A hot minute at the The Huntington…

In the many years I lived in Southern California I never visited The Huntington Library, Art Museum, and Botanical Gardens in San Marino just north of Los Angeles. An overnight road trip to attend two educational lectures in the LA area, one at Rothenburg Hall on the grounds of this sprawling 120 acres of specialized botanical gardens, offered me a very brief window to view a small part of the gardens. The Huntington Library is a collection-based educational and research institution established by Henry E. and Arabella Huntington. The institution also has an extensive art collection focused on 18th and 19th century European art and 17th to mid-20th century American art. When I say hot minute, I mean just that. I arrived at 1 pm, about 45 minutes before the lecture was to begin, and it was 92°! Fortunately I had checked the weather forecast before leaving my Central Valley home where temps have been comfortably in the 60s and 70s–which is pretty warm for us in mid-November.

Knowing I would not be able to do the world renown Japanese and Chinese gardens justice and that the Australian and Desert Gardens were a pretty good walk away, I stayed close to the Education & Visitor Center and took in what I could. To experience all the themed gardens and see the art and science exhibits to boot, I think all but the most casual visitor probably needs 2 full days and then to visit again at different times of the year as the scenery is ever changing.

hot minute 1
Rose Hills Foundation Garden Court

The 6.5 acre Brody California Garden fills an allée central to the Education & Visitors Center. My map tells me that my lecture hall is reached through the Rose Hills Foundation Garden Court so I locate that first to get both my bearings and my time frame available for wandering in perspective. The California Garden is home to 50,000 California native and dry climate plants, reflecting the area’s Mediterranean climate. The purple emerging foliage on the silvery Acacia baileyana ‘Purpurea” is reflected in its name.

hot minute 2

hot minute 4
Hedge sitting rooms on either side of the wide walk offer a little shady seating and a quiet place to enjoy the surroundings
hot minute 3
Rosemary used as a lush groundcover

At the end of the olive allée, the garden transitions to the historic core of The Huntington property.

hot minute 5

The Celebration Garden greets visitors with a shallow stream of recirculated water that empties into a rectangular pool. Plantings here, including those in pots, negate the common belief that drought tolerance equals dry and dull. Vibrant salvias and lavenders plus the varied hues of succulents, large and small, offer a riot of color.

hot minute 6
The Orbit Pavilion

Just beyond the Celebration Lawn is an outdoor installation which inaugurates the new /five initiative at The Huntington focusing on creative collaborations with other organizations. NASA/Jet Propulsion Labs is the first of five partners (over 5 years) and the project’s them was drawn from The Huntington Library’s aerospace history collection.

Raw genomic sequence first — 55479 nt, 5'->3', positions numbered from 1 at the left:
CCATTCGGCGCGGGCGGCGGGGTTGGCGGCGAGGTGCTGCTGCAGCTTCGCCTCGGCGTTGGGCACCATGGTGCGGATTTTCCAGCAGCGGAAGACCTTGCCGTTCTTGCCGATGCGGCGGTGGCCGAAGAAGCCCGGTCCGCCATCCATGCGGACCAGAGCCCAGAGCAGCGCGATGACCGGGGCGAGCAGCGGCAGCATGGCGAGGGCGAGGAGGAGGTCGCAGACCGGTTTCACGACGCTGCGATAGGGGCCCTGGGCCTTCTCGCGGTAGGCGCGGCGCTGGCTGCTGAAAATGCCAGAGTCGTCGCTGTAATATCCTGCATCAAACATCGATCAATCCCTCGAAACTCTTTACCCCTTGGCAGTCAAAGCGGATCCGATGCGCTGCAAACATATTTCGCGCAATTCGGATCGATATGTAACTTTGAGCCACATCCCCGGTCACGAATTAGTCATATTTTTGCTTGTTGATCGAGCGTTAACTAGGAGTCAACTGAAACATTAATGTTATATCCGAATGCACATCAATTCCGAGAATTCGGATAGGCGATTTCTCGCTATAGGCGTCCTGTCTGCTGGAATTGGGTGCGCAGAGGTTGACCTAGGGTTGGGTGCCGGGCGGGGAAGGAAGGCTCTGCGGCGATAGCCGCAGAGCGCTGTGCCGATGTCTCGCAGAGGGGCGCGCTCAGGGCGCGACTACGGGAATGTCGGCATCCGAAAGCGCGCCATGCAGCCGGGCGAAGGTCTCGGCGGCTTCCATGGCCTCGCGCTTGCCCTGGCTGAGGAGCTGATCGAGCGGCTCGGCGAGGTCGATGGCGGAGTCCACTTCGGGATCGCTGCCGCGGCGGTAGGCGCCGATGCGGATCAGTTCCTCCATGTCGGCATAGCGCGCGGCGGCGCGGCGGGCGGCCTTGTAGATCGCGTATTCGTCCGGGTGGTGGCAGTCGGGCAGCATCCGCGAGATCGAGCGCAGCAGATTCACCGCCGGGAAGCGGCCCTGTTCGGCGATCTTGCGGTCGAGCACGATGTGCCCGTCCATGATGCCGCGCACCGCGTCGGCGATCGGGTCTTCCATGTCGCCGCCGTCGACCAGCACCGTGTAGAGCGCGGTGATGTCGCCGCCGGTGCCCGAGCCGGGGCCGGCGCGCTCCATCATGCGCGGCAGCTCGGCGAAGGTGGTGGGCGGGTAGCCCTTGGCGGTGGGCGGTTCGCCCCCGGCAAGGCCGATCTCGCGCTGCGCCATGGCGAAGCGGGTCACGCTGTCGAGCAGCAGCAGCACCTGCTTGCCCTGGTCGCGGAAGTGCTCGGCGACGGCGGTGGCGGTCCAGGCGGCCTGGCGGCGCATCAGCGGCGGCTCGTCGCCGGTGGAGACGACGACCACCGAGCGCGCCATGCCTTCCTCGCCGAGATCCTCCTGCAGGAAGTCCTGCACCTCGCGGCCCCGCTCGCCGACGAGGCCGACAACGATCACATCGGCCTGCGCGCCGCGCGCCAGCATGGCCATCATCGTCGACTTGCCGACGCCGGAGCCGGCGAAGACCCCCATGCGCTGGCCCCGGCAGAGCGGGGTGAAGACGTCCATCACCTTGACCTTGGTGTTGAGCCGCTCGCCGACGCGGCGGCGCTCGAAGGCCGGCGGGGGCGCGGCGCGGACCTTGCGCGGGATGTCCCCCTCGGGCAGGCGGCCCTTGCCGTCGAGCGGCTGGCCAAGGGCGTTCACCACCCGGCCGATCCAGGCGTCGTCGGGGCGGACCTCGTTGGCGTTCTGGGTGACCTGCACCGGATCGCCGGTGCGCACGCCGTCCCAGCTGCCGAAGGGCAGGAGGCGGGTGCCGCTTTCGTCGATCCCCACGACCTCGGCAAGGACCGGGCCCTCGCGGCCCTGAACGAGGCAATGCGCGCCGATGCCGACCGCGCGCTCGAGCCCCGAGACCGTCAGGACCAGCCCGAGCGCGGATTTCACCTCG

While standing in the middle of the pavilion, visitors hear sounds which represent the location of 19 NASA satellites orbiting and observing Earth’s surface, biosphere, atmosphere and oceans. NASA satellites say “hello” as they move across the sky by pairing the live trajectory data of each spacecraft to artistically created sounds. You can find extensive information about this unique installation and the initiative at http://www.huntington.org/orbit.

hot minute 7

hot minute 31
From a distance The Orbit looks a little like a spaceship crashed on an alien world
hot minute 8
Amazing agave spike
hot minute 10
These agaves glow in semi-shade
hot minute 9
The outskirts of the Palm Garden and Jungle Garden

At this crossroads I elected to see the more European inspired gardens surrounding the original mansion, leaving the palms and their friends for another trip.

hot minute 11
The Huntington residence, now home to the European art collection, peaks out from behind a pocket garden anchored by mature trees

hot minute 14

hot minute 13
A fanciful fountain anchors the little garden which is filled with an assortment of unusual, international plant material

Native to the dry regions of Argentina, the trunk of the white silk floss tree (Chorisia insignis) stores water in its bulbous, spiny trunk. At first I wasn’t sure that the flowers were actually part of this tree rather than a vine which had scrambled up it willy nilly.

hot minute 16
Otherworldly cones of the south African cycad, Encephalartos arenarius, planted at the tree’s base
hot minute 17
The North Vista from the mansion/museum to the San Gabriel Mountains–many tree sized camellias line either side of the lawn

hot minute 19

hot minute 18